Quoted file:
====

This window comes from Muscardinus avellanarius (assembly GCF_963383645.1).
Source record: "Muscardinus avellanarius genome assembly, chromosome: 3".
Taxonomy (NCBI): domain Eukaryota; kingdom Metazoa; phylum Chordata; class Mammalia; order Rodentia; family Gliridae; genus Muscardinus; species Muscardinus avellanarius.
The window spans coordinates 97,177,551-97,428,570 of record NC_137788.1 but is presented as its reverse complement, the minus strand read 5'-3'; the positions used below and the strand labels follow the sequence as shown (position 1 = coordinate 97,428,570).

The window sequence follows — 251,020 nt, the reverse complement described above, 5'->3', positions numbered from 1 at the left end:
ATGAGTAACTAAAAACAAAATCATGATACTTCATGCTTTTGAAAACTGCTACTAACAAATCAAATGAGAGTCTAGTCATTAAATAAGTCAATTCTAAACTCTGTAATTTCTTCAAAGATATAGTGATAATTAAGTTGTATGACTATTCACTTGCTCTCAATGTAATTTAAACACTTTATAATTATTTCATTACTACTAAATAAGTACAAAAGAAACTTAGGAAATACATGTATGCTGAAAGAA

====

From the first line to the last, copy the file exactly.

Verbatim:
This window comes from Muscardinus avellanarius (assembly GCF_963383645.1).
Source record: "Muscardinus avellanarius genome assembly, chromosome: 3".
Taxonomy (NCBI): domain Eukaryota; kingdom Metazoa; phylum Chordata; class Mammalia; order Rodentia; family Gliridae; genus Muscardinus; species Muscardinus avellanarius.
The window spans coordinates 97,177,551-97,428,570 of record NC_137788.1 but is presented as its reverse complement, the minus strand read 5'-3'; the positions used below and the strand labels follow the sequence as shown (position 1 = coordinate 97,428,570).

The window sequence follows — 251,020 nt, the reverse complement described above, 5'->3', positions numbered from 1 at the left end:
ATGAGTAACTAAAAACAAAATCATGATACTTCATGCTTTTGAAAACTGCTACTAACAAATCAAATGAGAGTCTAGTCATTAAATAAGTCAATTCTAAACTCTGTAATTTCTTCAAAGATATAGTGATAATTAAGTTGTATGACTATTCACTTGCTCTCAATGTAATTTAAACACTTTATAATTATTTCATTACTACTAAATAAGTACAAAAGAAACTTAGGAAATACATGTATGCTGAAAGAA